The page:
The most painful one was working for a federal bureaucracy with some very talented people. However, despite the talent, the bureaucracy favored form over outcomes. My supervisor literally told me once during a performance evaluation that I had to stop working late. I thought I was living in a sequel to Kafka.

Why do you think people have negative stereotypes about lawyers?

Lawyers, by design, make it look easy. People don’t like seeing others make significant money for something they do for free – give advice. They don’t see the time and training that goes into making that lawyer’s advice solid and correct, not just a hunch.

Is there a moment in your career you wish you could do over?

In life, yes; in my career, no. My career mistakes usually resulted in me learning something about life, myself or others. The experience of those mistakes can’t be duplicated in a classroom or a lecture, and they can’t be bought other than with time and trying.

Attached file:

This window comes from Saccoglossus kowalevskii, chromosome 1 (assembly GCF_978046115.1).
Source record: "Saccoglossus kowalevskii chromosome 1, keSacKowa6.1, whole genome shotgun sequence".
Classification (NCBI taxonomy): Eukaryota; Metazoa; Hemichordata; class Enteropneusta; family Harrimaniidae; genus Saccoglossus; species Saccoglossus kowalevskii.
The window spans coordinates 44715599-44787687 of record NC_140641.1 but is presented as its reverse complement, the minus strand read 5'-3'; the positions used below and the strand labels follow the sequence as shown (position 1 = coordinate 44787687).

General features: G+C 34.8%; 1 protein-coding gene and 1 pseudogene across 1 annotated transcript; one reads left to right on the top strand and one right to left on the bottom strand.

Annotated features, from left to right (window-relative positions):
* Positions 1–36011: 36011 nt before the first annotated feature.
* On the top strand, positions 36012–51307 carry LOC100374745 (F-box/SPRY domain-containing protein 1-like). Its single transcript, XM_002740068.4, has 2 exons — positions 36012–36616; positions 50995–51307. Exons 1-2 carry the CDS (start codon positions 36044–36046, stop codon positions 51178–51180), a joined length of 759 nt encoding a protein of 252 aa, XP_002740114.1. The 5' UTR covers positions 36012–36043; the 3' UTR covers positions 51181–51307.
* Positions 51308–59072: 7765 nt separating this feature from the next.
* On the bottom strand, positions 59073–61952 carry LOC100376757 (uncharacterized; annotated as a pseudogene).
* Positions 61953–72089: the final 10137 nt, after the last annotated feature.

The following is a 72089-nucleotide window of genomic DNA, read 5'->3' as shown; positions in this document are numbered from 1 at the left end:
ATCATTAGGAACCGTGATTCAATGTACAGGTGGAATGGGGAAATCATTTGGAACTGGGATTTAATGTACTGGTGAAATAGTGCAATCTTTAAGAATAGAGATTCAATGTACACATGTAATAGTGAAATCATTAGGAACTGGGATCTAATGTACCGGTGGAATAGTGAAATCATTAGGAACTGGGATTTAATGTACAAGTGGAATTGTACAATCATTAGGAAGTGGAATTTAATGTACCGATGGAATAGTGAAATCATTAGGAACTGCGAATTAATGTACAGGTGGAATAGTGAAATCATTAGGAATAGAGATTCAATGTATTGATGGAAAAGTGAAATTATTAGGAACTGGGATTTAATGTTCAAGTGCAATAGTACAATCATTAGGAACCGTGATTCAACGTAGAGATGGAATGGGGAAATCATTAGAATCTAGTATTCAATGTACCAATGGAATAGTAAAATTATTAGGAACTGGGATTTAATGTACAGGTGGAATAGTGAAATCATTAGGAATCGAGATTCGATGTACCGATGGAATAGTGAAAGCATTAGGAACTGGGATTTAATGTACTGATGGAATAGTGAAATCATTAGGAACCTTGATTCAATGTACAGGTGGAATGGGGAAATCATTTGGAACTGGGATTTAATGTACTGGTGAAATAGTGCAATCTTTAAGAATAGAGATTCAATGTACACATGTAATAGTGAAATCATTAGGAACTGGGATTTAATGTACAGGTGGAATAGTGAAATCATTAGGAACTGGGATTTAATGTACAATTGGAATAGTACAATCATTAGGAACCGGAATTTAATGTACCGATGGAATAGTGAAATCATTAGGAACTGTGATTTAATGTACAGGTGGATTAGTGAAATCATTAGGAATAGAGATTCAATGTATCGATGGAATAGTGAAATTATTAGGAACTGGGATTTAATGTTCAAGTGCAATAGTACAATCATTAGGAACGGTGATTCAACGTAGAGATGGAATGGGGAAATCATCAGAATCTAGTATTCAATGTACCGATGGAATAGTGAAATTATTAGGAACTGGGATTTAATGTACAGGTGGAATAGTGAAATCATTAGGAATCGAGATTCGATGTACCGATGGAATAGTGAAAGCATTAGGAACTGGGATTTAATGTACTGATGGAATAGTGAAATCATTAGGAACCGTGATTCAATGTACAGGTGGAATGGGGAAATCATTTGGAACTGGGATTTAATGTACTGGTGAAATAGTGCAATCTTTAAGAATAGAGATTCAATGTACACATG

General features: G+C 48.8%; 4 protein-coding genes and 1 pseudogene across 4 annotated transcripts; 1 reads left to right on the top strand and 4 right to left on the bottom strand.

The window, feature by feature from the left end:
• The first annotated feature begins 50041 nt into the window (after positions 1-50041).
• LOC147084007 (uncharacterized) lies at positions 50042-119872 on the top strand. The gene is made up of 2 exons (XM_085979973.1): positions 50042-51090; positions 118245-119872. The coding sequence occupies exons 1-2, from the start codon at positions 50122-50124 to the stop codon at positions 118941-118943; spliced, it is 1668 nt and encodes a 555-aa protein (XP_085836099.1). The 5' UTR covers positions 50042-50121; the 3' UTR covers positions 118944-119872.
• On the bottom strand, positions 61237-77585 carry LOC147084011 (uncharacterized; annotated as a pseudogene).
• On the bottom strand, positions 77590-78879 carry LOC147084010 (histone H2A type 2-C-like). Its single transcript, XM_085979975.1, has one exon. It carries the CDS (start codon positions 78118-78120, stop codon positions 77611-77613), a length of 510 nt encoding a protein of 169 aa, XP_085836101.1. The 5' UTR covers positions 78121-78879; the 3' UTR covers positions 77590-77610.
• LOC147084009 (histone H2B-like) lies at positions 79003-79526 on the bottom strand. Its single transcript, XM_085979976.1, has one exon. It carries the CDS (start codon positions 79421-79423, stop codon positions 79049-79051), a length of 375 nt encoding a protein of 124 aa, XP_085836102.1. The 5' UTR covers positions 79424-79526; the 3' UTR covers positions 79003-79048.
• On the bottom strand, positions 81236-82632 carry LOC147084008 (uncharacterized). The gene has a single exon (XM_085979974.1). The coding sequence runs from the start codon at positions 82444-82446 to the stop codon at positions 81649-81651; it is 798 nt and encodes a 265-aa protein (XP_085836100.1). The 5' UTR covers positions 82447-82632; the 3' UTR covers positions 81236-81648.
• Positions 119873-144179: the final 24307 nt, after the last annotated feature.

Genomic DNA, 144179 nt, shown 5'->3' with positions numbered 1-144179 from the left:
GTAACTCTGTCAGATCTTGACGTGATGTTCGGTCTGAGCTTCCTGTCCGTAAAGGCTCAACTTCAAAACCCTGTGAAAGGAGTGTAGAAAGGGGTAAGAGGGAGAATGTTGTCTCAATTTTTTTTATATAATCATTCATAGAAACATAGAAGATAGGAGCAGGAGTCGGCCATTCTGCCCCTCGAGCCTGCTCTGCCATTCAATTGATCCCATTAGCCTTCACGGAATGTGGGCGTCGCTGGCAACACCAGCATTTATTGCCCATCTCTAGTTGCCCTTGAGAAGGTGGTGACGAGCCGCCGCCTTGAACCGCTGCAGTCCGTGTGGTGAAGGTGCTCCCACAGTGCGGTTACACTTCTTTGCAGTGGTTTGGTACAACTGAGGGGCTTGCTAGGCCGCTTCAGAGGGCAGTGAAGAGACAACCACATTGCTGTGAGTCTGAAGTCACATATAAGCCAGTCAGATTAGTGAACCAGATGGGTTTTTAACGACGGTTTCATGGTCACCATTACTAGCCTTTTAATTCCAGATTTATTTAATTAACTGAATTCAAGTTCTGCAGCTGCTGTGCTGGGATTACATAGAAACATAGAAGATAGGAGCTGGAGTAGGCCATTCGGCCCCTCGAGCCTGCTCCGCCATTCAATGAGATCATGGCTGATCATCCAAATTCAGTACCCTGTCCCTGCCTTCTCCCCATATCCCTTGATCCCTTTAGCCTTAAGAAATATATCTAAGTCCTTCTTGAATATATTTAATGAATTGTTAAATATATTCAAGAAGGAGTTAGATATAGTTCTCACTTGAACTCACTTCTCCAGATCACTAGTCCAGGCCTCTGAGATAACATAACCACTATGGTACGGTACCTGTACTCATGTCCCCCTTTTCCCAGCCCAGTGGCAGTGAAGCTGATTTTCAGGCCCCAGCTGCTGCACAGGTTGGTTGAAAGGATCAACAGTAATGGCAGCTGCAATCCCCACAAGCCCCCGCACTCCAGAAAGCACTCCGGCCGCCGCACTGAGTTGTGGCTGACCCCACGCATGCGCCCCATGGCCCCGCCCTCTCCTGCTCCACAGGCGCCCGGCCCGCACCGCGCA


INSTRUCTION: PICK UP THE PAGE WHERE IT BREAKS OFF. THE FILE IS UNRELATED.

What class do you wish you could have skipped in law school?

All of them … except legal writing and except for the classes I took with Professors Papke, Dean Harvey, Jegen and Kinney – great professors who made being in the classroom enjoyable and intellectually stimulating.

What’s something you’ve learned over the years that you wish you could go back in time and tell your younger self?

Not much because experience is earned, not taught.  I wouldn’t have listened to me anyway, except for maybe this: I would tell my younger self, “Go hangout with Grandpa Oakes even more than you do because one day he will be gone and there will no longer be ‘next weekends.’”

What are some tips for achieving a work/life balance?

Imagine your funeral; imagine who you would want there and what you would want them to be saying about you. Now, work back from there, and let that be your guide for today and every day.

What’s been the biggest change in the practice of law you’ve seen since you began?

Socialization among the lawyers has declined, which is not good, and the increase of technology as tools of the trade has changed the business model for lawyers forever.